Did you know that your gallbladder can be affected by going through menopause? Let’s talk about it.
The hormonal decline in menopause affects everything. Your brain, your vagina, your weight, your sleep. Menopause also affects your gallbladder. Just as your skin, eyes and vagina become dry without estrogen, the bile ducts become sticky interfering with bile flow from the liver to the gallbladder. As well as from the gallbladder into the small intestine. The longer bile sits in the gallbladder, the more likely that it crystallizes into stones.
Gallbladder disease is very common in menopause. Many women who’ve never had issues with their gallbladder may develop problems in menopause. Problems including cholecystitis (inflammation of the gallbladder), as well as cholelithiasis (gallstones). And women who’ve lived with gallbladder issues all their lives end up needing to have their gallbladder surgically removed at menopause.
So how can you help your gallbladder survive the change?
Well, one thing you can do is make sure you follow a liver cleanse diet, at least a couple times a year. Also, eat a liver cleanse meal at least once a week. More often if you have pre-existing gallbladder issues. You can get access to my liver cleanse diet by signing up for my free Hormone Reboot Training.
What my liver cleanse diet does is give your liver a break and the healthy food it needs to start clearing out the bile ducts. If you have gallstones you may also want to consider my gallbladder flush. It’s also included in the hormone reboot training. You will want to flush your gallbladder to clear out any sediment at least once if not weekly, for a month or so.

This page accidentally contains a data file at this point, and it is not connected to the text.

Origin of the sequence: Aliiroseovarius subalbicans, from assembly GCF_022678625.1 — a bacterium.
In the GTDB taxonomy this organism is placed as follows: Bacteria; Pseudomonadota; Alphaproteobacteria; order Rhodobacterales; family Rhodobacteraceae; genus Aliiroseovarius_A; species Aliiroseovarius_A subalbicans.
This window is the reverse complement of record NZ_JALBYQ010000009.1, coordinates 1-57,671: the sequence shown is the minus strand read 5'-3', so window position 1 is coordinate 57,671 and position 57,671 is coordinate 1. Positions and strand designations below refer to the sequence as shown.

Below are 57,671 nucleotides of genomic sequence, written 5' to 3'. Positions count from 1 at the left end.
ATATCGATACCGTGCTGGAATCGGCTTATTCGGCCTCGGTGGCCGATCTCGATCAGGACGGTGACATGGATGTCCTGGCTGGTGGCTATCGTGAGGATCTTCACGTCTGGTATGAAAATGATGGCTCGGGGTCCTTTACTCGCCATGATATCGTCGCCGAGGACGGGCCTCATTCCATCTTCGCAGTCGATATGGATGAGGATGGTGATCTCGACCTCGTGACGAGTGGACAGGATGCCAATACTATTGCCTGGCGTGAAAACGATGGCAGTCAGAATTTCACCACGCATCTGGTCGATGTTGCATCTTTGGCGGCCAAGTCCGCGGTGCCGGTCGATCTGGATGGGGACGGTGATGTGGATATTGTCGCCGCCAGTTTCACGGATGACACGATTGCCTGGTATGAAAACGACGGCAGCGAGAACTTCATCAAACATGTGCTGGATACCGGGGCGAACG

Taking hormone replacement therapy, particularly estrogen (and of course with progesterone) can actually help the bile ducts become lubricated and more patent. All so the bile flows easily from the liver to the gallbladder and into the small intestine.
Hypothalamic dysregulation, when your hormones are depleted during menopause, can also cause issues. Issues between the hormonal messengers in the gut and the hypothalamus.
Your hypothalamus perceives when you eat fatty foods from your taste buds. Your liver and gallbladder are stimulated by a hormone called cholecystokinin to get ready to dump bile into the small intestine which starts to break down fat.
If you have any congestion in your gallbladder, like the bile is thick, the bile ducts are sticky or gallstones are forming, you’re going to have pain when your gallbladder tries to dump that bile out. You may notice prior to gallbladder pain that you have issues with indigestion, gas and bloating, particularly after fatty meals.
You may have abdominal pressure, usually in the right upper quadrant or underneath the ribs. And it may radiate under your right scapula, which is the path of the nerves that control the gallbladder.
Especially during menopause, it’s important to keep your gallbladder healthy. You cna do this by keeping your bile ducts parent to prevent gallbladder disease so you may keep your gallbladder for the remainder of your life.
If you want more information regarding digestive health and hormones, please sign up for my free Hormone Reboot Training.
Gallbladder disease and use of transdermal versus oral hormone replacement therapy in postmenopausal women: prospective cohort study; Bette Liu, et Al; BMJ 2008; 337